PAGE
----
Golden Rules of User Interface Design

10 Usability Heuristics for User Interface Design

Based upon Ben Shneiderman’s “Designing the User Interface” and Jakob Nielsen’s “Ten Usability Heuristics”, 10 general principles for interaction design. They are called “heuristics” because they are broad rules of thumb and not specific usability guidelines.

1. Strive for consistency

Users should not have to wonder whether different words, situations, or actions mean the same thing. Do not confuse your user — keep words and actions consistent. Use “The Principle of Least Surprise.”
Good Example: Car Climate Control

Good Example: Car Climate Control

In other words, use all elements across your application consistently. For example a certain style of button should always do the same thing, or navigation should function logically, going deeper in hierarchy.

Consistency of:

  • Workflow / Processes
  • Functionality
  • Appearance
  • Terminology

2. Visibility of system status or Offer informative feedback

The system should always keep users informed about what is going on. Through appropriate feedback in a reasonable time. Don’t keep the users guessing — tell the user what’s happening.
Good Example: Mac OS Installation status

Good Example: Mac OS Installation status

The user wants to be in control, and trust that the system behaves as expected. It could be even said that users don’t like surprises. For frequent and minor actions, the response can be modest, while for infrequent and major actions, the response should be more substantial.


  • Relevant
  • Fits importance and urgency
  • Comprehensible and meaningful
  • Within appropriate context (time and place)

3. Match between system and the real world or Design dialog to yield closure

Again, the less the users have to guess the better. The system should speak the users’ language (use words, phrases and concepts familiar to the user), rather than special system terms.
Good Example: Payment proceeding

Good Example: Payment proceeding

Sequence of actions should be organized into groups with a beginning, middle and end. When a process is finished, remember to display a notification message. Let the user know that she has done all that’s needed.


  • Grouping of actions
  • Explicit completion of an action
  • Well-defined options for the next step

4. User Control and Freedom or Permit Easy Reversal of Actions

Shneiderman puts it nicely “This feature relieves anxiety, since the user knows that errors can be undone; it thus encourages exploration of unfamiliar options.”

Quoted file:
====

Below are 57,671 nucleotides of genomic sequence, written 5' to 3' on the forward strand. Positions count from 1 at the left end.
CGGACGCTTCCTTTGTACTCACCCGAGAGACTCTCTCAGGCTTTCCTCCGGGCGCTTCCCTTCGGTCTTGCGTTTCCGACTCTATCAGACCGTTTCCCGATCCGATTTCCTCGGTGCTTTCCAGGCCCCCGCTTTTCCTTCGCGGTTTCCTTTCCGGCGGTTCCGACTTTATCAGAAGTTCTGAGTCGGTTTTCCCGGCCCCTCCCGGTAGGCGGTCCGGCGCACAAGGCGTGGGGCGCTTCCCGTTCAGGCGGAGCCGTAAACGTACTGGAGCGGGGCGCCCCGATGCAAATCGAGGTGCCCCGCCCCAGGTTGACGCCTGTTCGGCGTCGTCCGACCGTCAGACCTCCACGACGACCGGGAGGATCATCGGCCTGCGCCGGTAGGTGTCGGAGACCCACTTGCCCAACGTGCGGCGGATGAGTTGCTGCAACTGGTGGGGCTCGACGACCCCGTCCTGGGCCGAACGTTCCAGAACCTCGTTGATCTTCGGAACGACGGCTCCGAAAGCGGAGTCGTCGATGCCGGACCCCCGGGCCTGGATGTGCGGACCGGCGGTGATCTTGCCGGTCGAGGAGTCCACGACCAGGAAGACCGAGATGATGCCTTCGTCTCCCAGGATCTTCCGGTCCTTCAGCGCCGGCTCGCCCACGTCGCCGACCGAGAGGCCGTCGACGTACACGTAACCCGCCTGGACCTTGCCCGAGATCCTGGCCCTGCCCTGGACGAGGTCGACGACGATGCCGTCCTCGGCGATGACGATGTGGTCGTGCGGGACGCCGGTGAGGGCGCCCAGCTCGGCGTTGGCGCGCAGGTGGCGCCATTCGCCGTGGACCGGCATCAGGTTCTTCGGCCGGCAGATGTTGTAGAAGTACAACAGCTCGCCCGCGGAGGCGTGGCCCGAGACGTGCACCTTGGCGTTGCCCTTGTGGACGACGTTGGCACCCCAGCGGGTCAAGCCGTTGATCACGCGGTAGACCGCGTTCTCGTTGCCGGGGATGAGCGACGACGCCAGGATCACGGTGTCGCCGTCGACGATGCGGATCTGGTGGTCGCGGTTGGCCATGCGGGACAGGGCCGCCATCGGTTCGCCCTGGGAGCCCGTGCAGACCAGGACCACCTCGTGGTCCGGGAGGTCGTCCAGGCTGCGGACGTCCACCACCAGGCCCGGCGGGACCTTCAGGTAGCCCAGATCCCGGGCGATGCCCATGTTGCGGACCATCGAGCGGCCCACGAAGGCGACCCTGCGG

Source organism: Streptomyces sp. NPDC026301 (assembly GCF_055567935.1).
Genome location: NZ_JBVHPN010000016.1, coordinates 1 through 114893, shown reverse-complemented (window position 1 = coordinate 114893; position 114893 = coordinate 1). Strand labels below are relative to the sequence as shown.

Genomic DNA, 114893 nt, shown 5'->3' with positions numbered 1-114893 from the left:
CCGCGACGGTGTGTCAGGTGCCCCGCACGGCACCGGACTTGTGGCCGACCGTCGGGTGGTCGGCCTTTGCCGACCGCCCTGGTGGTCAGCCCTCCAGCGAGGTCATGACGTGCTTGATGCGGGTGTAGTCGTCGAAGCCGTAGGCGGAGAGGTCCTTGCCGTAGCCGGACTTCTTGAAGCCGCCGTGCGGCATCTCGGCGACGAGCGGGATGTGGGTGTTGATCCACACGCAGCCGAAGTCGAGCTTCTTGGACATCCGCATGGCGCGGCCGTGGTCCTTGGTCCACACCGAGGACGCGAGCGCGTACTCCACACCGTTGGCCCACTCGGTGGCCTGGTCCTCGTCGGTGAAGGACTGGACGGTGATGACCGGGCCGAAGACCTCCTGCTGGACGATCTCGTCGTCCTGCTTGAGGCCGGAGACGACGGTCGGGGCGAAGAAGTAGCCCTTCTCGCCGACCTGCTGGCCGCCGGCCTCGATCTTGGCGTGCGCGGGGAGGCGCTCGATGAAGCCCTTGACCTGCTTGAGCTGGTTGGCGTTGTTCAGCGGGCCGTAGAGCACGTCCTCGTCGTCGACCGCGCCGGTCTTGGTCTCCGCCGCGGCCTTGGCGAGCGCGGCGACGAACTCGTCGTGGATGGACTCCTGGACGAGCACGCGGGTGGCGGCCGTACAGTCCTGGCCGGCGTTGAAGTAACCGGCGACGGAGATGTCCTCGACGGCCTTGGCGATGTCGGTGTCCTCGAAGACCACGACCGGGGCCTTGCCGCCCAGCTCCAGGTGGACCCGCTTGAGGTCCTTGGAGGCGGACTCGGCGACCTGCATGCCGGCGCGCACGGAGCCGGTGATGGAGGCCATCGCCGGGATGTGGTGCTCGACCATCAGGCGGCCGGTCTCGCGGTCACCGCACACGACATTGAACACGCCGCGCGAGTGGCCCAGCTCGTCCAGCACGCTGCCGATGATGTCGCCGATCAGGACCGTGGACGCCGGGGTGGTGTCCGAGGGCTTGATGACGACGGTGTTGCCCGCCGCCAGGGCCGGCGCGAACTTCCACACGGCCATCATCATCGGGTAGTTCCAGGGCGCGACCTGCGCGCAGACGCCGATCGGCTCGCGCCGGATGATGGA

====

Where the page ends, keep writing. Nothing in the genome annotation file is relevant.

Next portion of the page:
Good Example: Document History

Good Example: Document History

In applications this refers to the undo and redo functionality. Clearly mark an “emergency exit” to leave the unwanted state without having to go through an extended dialogue.

Reversal of actions:

  • No interference with workflow
  • More freedom for the user
  • Single-action undo and action history

5. Error Prevention and Simple Error Handling

Users hate errors, and even more so hate the feeling that they themselves have done something wrong. Either eliminate error-prone conditions or check for them and notify users about that before they commit to the action.

Good example: Password Enter

Good example: Password Enter

As much as possible, design the system so the user cannot make a serious error. If an error is made, the system should be able to detect the error and offer a simple, comprehensive mechanism for handling the error.

Error Prevention:

  • Error prevention over error correction
  • Automatic detection of errors
  • Clear error notifications
  • Hints for solving the problem

6. Reduce short-term memory load or Recognition rather than recall

As Nielsen says, recognizing something is easier than remembering it. Minimize the user’s memory load by making objects, actions, and options available. The user should not have to remember information from one part of the dialogue to another. Instructions should be visible.

Good Example: Ring/Silent switch

Good Example: Ring/Silent switch

Use iconography and other visual aids such as themed coloring and consistent placement of items to help the returning users find the functionalities.

Reduce memory load:

  • App has a clear structure
  • “Recognition over recall”
  • Implicit help
  • Visual aids

7. Enable frequent users to use shortcuts

Allow users to tailor (manipulate and personalize) frequent actions.

Abbreviations, function keys, hidden commands, and macro facilities are very helpful to an expert user.

Good Example: Click Commands and Shortcuts

Good Example: Click Commands and Shortcuts


  • Keyboard shortcuts
  • “Power User” features
  • Action automation

8. Aesthetic and Minimalist design

Minimalist doesn’t mean limited. All information should be valuable and relevant.
Yahoo Weather Simplify interfaces by removing unnecessary elements or content that does not support user tasks.

9. Help users recognize, diagnose, and recover from errors

Error messages should be expressed in plain language (don’t use system language to describe what the system is doing), precisely indicate the problem, and constructively suggest a solution.
MacOS error message Tell the user clearly and plainly what’s happening both on the background and when they perform an action.

10. Help and documentation

Even though it is better if the interface can be used without documentation, it may be necessary to provide help and documentation. Any help information should be easy to search, focused on the user’s task, list of concrete steps, and not too large.